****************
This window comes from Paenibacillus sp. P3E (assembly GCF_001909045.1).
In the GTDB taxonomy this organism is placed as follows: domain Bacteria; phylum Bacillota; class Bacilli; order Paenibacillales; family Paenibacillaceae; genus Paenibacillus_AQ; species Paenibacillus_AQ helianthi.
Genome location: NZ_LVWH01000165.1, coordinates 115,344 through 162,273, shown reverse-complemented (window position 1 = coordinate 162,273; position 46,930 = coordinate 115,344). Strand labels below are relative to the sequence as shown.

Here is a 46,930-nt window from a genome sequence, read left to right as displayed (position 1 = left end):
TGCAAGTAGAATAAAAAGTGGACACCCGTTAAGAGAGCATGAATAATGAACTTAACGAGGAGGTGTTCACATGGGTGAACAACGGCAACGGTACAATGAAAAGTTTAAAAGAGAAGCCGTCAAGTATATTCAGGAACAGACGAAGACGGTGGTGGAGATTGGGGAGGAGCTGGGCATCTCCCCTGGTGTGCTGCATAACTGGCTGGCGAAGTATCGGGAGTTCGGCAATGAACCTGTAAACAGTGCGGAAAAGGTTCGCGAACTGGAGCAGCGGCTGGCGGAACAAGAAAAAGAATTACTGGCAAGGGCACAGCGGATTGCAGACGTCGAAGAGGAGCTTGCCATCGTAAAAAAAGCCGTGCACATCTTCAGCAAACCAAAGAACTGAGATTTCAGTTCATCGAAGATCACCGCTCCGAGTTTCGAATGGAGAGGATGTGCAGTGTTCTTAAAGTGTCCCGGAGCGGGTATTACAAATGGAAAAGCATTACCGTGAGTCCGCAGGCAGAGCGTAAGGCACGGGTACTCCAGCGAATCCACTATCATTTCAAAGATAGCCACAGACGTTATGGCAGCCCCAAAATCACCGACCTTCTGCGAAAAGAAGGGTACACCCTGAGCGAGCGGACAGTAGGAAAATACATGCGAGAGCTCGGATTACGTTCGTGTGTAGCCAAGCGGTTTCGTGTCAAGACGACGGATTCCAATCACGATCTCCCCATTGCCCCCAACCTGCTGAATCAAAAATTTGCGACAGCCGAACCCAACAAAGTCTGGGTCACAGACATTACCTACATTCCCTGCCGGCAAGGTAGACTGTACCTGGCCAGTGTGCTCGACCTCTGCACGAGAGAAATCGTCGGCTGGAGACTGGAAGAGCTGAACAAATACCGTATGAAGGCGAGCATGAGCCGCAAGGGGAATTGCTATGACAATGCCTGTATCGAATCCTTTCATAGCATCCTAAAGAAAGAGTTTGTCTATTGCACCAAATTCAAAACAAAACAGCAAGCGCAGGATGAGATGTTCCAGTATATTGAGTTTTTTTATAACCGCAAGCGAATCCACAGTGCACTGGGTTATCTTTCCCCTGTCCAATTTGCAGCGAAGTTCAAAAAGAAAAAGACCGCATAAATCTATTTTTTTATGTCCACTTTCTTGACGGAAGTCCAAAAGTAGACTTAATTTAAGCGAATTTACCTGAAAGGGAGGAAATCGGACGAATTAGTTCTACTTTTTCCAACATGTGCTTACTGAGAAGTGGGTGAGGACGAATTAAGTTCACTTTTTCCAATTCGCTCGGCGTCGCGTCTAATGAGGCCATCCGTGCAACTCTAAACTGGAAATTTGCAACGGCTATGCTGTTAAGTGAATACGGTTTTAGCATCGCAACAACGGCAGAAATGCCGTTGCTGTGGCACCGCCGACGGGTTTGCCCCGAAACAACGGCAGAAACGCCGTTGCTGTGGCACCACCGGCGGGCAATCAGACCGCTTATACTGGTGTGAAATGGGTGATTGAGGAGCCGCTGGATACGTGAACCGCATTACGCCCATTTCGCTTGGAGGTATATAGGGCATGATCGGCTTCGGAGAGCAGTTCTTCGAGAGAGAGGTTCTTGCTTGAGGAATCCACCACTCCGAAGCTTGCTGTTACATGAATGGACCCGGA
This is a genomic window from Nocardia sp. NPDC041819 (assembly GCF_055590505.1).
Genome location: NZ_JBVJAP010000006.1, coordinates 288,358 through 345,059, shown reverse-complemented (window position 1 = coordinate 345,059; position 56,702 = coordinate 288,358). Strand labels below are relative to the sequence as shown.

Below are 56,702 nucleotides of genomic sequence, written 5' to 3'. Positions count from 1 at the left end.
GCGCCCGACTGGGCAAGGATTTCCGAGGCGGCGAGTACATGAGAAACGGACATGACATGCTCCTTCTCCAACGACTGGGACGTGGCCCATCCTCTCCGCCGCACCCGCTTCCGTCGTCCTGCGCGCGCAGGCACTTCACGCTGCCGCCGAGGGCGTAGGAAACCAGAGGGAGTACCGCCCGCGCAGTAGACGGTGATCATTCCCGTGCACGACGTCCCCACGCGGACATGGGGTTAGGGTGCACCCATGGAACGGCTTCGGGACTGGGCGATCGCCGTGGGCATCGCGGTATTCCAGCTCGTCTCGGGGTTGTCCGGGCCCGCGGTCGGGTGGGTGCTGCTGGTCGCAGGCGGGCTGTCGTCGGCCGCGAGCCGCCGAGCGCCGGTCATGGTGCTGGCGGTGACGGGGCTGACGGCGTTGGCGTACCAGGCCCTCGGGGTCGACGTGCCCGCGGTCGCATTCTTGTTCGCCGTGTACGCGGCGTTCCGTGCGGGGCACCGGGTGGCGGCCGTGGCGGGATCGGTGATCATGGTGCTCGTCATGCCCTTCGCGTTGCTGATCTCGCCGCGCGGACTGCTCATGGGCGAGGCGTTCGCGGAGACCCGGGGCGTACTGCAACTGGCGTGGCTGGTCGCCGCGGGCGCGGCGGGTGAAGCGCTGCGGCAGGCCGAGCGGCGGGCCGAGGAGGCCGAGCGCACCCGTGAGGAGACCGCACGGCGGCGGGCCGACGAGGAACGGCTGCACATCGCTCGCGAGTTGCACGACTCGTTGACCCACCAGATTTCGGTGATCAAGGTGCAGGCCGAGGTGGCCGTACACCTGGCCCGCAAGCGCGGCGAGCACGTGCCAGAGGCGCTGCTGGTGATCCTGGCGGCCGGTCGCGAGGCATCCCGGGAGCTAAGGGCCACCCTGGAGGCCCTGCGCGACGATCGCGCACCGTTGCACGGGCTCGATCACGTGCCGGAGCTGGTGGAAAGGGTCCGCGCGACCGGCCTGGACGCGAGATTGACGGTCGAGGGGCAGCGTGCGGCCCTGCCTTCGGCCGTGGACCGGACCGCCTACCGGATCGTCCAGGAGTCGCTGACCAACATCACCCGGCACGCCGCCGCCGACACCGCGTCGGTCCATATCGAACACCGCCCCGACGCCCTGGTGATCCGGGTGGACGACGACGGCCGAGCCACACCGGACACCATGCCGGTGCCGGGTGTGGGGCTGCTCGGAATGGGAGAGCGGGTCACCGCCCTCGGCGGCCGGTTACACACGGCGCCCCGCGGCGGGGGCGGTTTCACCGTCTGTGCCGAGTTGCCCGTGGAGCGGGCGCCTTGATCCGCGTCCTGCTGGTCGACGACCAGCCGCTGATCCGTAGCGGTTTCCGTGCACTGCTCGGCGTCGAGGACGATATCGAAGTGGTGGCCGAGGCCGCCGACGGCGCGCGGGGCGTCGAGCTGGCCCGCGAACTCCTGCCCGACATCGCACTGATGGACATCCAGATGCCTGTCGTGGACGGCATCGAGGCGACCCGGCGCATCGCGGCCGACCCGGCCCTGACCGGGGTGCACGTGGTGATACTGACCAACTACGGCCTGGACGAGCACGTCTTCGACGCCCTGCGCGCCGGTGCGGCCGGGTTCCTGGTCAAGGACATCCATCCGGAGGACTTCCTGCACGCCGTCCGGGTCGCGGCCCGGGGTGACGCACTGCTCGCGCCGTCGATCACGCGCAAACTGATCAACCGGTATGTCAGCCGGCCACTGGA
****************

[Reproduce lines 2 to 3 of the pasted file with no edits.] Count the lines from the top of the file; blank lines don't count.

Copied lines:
In the GTDB taxonomy this organism is placed as follows: domain Bacteria; phylum Bacillota; class Bacilli; order Paenibacillales; family Paenibacillaceae; genus Paenibacillus_AQ; species Paenibacillus_AQ helianthi.
Genome location: NZ_LVWH01000165.1, coordinates 115,344 through 162,273, shown reverse-complemented (window position 1 = coordinate 162,273; position 46,930 = coordinate 115,344). Strand labels below are relative to the sequence as shown.